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Evolution of Implant Design: Two-Piece Zirconia Implant Combines Strength, Esthetics, and Disease Resistance
Dallas, Texas, clinician Ted Fields, DDS, PhD, has had a longstanding interest in implantology. In fact, he relocated to the Dallas area specifically to train with one of four surgeons handpicked by Swedish implant inventor Per-Ingvar Bränemark to introduce the then-new technology to the United States in 1981.
Fields is among those with the widely held belief that implants are nearly always the option of choice for tooth replacement. “It’s pretty much a settled issue that implants are the longest-lasting, tissue- and hygiene-friendly approach to replacing missing teeth unless there’s a good reason—such as medical or patient preference—to do something different.”
Fields regards the use of zirconia, such as that used by Z-Systems in its two-piece implant, to be a welcome continuation of the trend away from metal to high-strength ceramics. “Only 10 years ago, 85% of crowns contained metal, and now at least 90% of the crowns made in the United States are completely metal-free.”
This, he says, is a good thing and was made possible due to improvements in ceramics. “Earlier ceramics had nice esthetic properties but weren’t strong enough to be used alone in posterior teeth; they had a high fracture rate.”
All that changed, Fields notes, with the development of two specific types of ceramics that have high enough flexural strength to withstand chewing forces, even abnormal ones such as grinding and clenching. “Thanks to the introduction of lithium disilicate and zirconia—ie, zirconium dioxide—we now have ceramic restorations that actually outperform the restorations used 10 years ago that contained metal.”
Fields began placing all-zirconia dental implants cautiously in 2008. One difference in particular was immediately apparent, he says. Unlike titanium, which can oxidize and “tattoo” or show through thin gingival tissue, this white ceramic is visually imperceptible, even beneath the thinnest anterior gingiva.
For many of the same reasons for the zirconia rush in crowns, the material offers significant advantages over metal—ie, titanium—for implants as well, Fields suggests. These include improved esthetics and better tissue health. Moreover, significantly less plaque forms on zirconium oxide ceramics, which reduces the risk of peri-implantitis and cardiovascular disease.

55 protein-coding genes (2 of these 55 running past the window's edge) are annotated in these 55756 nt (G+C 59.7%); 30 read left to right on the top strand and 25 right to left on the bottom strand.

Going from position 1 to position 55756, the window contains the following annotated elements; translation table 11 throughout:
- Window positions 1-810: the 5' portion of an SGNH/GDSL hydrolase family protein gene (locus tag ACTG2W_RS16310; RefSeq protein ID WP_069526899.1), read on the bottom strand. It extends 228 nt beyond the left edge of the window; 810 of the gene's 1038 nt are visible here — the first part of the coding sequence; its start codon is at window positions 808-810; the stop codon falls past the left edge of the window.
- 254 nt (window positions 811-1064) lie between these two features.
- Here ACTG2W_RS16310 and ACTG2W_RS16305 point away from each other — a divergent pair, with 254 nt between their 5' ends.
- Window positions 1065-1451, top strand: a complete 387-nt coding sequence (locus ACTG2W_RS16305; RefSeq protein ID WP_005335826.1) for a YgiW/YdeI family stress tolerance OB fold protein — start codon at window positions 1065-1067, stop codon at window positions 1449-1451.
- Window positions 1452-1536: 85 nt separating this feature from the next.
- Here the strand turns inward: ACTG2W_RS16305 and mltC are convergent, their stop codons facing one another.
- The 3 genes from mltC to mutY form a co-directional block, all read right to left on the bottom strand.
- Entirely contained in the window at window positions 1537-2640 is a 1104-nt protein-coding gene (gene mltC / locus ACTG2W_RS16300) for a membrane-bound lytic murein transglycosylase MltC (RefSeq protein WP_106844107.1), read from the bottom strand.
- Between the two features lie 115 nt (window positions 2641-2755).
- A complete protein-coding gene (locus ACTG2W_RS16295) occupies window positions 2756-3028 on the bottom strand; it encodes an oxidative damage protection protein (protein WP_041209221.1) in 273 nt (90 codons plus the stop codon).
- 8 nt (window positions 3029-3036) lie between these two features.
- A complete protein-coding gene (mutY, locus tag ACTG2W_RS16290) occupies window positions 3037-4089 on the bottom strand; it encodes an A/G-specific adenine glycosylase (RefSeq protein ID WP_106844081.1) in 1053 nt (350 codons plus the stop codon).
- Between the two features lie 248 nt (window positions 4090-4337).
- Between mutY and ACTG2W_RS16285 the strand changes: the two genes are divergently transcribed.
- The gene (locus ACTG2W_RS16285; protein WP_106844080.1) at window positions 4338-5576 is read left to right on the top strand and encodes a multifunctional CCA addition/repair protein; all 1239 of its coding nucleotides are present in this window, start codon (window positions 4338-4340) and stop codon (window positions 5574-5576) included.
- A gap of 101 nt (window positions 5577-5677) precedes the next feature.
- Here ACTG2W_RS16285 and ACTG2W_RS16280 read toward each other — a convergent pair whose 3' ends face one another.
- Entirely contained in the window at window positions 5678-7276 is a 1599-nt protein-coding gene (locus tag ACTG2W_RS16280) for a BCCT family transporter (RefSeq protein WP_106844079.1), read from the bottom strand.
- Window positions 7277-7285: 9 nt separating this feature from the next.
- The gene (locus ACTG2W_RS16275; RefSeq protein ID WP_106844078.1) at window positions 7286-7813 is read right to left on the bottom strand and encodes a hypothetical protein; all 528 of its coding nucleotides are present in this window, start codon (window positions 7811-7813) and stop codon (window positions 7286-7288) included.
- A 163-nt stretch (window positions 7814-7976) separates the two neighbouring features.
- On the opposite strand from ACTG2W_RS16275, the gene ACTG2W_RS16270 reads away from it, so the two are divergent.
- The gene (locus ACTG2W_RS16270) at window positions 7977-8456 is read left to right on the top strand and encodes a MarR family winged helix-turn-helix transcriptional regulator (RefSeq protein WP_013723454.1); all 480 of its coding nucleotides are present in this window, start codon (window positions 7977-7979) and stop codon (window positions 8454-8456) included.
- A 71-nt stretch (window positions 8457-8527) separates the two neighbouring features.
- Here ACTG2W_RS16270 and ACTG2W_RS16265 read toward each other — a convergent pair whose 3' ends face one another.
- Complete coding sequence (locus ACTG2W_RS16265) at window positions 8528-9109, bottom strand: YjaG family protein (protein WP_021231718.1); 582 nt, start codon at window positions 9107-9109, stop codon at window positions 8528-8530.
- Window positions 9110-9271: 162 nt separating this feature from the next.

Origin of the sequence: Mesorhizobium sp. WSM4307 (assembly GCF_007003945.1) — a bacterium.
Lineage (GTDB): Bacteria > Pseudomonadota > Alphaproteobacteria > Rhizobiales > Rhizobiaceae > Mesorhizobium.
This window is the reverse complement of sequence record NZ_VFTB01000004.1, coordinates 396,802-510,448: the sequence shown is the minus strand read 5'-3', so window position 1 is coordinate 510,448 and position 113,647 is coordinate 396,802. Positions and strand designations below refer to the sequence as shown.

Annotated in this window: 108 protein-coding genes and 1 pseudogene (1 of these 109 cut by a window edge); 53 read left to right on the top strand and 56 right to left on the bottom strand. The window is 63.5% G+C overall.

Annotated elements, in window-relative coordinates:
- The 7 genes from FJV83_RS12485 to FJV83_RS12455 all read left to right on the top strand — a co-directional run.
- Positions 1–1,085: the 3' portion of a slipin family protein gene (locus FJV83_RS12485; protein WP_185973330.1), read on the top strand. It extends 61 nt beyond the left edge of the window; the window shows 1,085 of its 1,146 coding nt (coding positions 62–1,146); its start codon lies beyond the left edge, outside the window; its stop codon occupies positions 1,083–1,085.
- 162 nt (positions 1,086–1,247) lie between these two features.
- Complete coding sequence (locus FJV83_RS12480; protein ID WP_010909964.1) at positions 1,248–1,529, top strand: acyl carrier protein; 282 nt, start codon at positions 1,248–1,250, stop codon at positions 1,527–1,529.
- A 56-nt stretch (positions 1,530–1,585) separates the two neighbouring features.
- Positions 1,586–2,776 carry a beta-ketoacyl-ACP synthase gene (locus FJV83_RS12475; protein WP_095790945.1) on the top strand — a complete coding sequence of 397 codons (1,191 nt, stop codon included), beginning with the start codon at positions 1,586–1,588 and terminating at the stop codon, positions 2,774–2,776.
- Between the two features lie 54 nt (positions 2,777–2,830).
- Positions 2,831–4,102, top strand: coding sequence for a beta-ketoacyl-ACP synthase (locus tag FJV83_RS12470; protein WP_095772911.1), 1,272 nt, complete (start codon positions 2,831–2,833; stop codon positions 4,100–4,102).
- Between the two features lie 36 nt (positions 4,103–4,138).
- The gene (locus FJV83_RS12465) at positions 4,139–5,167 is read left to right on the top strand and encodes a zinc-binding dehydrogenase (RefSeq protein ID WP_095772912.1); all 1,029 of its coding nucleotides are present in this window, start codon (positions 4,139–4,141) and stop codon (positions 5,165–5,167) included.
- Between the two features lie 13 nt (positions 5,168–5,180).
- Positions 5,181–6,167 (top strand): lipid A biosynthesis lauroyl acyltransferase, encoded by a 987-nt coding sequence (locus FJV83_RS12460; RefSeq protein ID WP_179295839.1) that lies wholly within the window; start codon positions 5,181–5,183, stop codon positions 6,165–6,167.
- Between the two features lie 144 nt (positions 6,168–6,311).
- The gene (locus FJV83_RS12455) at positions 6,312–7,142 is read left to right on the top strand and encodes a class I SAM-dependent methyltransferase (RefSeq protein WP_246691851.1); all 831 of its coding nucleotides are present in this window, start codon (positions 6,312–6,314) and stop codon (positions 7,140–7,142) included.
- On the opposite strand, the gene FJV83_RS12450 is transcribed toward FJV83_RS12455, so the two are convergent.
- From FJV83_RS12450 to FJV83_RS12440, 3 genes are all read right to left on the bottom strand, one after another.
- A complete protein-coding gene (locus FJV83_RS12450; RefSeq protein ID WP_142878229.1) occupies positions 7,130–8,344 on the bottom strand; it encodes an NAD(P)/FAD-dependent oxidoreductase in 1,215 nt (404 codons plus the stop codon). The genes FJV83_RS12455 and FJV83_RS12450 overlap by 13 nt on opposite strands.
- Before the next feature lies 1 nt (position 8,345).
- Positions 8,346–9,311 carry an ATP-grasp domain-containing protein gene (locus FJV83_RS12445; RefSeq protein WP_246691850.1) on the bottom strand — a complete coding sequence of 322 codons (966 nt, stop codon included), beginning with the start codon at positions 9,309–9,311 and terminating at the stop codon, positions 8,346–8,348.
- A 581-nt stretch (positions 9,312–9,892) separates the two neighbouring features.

However, he cautions, not all zirconia products are created equal. He says that Z-Systems’ innovative polycrystal “HIP zirconia” uses a strong material and makes it even stronger. These material modifications, he adds, also prevent water absorption, which prevents aging of the material and, together, these features make breakage a thing of the past. Furthermore, he says, the material supports oral health because plaque and bacteria attach less to zirconia than any other surface in the mouth, thus lessening the chance of dental disease-related implant failure and problems with the adjacent teeth.
“When I was giving talks in 2010, only 7% of implants I was placing then were zirconia, because there was only a 2-year track record,” Fields explains. However, after 7 years, they now account for about half of the implants he places, largely due to their success and patient satisfaction, he notes. “They provide a very clean surface. They look better, and the tissue looks much better. This enables us to provide improved long-term results for patients.”
Fields believes that their many advantages make Z-Systems implants much more than a niche product. “Rather, they represent an evolution of implant design,” he comments, and notes that sales really took off due to what he calls the greatest innovation—its two-piece preppable design with separate abutment and implant.
Looking to the future, Fields anticipates the next great step in implant dentistry to be developing a way to immediately restore dental implants with full functional loading, which he calls “the holy grail of implant dentistry.”
Z-Systems USA Inc.
284 Monponsett St, Suite 209
Halifax, MA 02338